PERSPECTIVES ON DESIGN FOR WEB-BASED SUPPORT IN LESS STRUCTURED CONTEXTS - the needs and views of young carers

Detta är en avhandling från University of Gothenburg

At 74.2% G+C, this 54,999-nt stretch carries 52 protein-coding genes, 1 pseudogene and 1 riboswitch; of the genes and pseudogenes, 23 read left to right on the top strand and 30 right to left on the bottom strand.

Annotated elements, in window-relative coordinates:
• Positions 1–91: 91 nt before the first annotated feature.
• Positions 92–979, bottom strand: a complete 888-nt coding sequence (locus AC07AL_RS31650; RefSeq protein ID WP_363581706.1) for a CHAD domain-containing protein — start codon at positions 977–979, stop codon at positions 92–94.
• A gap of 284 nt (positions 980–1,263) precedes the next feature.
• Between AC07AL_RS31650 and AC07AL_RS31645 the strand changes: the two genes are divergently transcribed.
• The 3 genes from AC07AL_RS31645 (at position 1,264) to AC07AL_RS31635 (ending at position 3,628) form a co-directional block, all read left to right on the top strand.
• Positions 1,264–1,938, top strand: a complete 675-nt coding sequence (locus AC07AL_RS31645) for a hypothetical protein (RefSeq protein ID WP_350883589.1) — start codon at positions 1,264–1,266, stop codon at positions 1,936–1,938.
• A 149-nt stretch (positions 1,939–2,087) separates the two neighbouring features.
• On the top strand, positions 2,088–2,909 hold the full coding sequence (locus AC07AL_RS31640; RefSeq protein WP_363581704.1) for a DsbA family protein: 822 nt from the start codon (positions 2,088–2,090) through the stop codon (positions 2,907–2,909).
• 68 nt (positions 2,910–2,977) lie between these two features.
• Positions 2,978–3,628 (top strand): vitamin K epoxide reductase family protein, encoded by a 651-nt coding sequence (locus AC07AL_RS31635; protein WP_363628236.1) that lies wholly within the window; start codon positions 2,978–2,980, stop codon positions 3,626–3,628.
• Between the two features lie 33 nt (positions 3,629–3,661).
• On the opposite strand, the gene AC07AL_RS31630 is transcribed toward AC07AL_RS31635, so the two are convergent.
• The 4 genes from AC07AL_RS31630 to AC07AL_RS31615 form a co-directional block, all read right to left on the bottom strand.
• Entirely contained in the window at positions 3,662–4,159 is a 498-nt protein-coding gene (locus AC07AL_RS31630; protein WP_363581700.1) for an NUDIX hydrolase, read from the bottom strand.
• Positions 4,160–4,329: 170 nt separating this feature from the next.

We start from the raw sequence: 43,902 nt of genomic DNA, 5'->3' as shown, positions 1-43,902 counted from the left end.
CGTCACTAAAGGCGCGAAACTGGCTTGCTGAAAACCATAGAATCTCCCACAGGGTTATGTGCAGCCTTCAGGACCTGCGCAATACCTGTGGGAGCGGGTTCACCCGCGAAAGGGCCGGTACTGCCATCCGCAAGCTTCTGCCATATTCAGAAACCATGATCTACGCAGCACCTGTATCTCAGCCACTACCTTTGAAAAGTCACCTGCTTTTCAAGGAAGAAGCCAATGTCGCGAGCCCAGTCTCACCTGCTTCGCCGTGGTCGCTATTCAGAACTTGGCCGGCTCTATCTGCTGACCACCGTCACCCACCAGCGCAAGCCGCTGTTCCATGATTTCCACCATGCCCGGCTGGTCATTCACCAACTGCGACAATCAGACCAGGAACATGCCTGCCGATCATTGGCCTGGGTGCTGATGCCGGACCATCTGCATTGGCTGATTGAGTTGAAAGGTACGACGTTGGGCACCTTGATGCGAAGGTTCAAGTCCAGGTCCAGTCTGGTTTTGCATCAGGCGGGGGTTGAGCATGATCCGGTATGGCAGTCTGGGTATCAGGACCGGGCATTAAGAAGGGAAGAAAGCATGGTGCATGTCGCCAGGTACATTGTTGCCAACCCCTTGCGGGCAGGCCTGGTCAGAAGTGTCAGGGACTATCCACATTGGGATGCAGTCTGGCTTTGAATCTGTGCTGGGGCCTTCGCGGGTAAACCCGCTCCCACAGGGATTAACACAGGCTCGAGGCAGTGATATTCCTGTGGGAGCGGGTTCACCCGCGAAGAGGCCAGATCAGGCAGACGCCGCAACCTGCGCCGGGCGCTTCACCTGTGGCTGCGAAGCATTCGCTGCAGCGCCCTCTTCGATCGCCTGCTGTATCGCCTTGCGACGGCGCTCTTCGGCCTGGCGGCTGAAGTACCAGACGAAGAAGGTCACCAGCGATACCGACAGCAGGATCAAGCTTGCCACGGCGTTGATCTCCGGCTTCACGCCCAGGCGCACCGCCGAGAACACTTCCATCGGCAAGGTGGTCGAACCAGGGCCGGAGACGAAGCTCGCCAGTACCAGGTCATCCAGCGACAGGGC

Sammanfattning: DEGREE OF LICENTIATE IN PSYCHOLOGY ABSTRACT Elf, M (2011). Perspectives on design for web-based support in less structured contexts: the needs and views of young carers. Department of Psychology, University of Gothenburg, Sweden. The last decade of extended availability of internet connectivity has increased the search for webbased health infonnation and it seems that quite a large portion of these searches are made by carers. Some of them are probably young carers, that is, young persons having a considerable care responsibility in relation to family members in the same time as many of them remain invisible for health care. Although research of web-based support involve some studies regarding youths, studies involving young carers are very rare. In the present thesis an extended definition of young carer is used and includes young people, 16-25 years of age, living close to and supporting a family member, relative, friend or girlfriend/boyfriend. Study I explores 12 young carers support needs related to the care situation and to a hypothesised web-based support system. Data was collected through interviews and a focus group and analysed with content analysis. The analysis resulted in three themes, each having their sub-themes. Main themes, with sub-themes were knowledge - understanding mental illness, managing the person with mental illness, and self care; communication - shared experiences, advice and feedback, and befriending; and outside involvement - acute relief, structured help, and health care commitments. The study concludes that most needs in the knowledge and communication themes could be supported in a web 2.0 context. To meet the need for befriending and outside involvement a geographically anchored web support with a dedicated staff is suggested, mediating their relationships with health and social care and offering a vicarious trust. Study II explored a participatory design process, with the aim to reveal what topics a group of young carers found important and how their views differed from the representatives of the project. The study included 8 participants, of which 7 from the previous study. Five consecutive design meetings were video recorded and analysed with content analysis and with use of Dewey's concept of public. Results revealed four themes of topics: Communicating the message - targeting, displaying competence, and serious attitude; ideational working principles - support goals, methods and means of support; considerations of user interaction - privacy versus publicity, risk management; user interface - user adaptation, and structural issues. Furthennore differences in the views of participants versus project representatives were revealed. In summary participants view of the user was a person that had a usefulness perspective and the object for support was primarily the person with mental illness. The project representatives' view was a person that had a short- and long-tenn self-care perspective and the object of support was primarily him-/she. The study identified four essential structures in a web-based support system and concludes that early user involvement and critical reflection is crucial in the design of web-based support systems. Key words: Young carers, Support needs, Participatory design, Web-based, Internet, Support system, Publics. ISSN 1101-718X ISRN/GU/PSYKI AVH--245--SE Mikael EIf, Department of psychoIogy, University of Gothenburg, Box 500, 405 30 Gothenburg, Phone: +46709486515, E-mail:[email protected]

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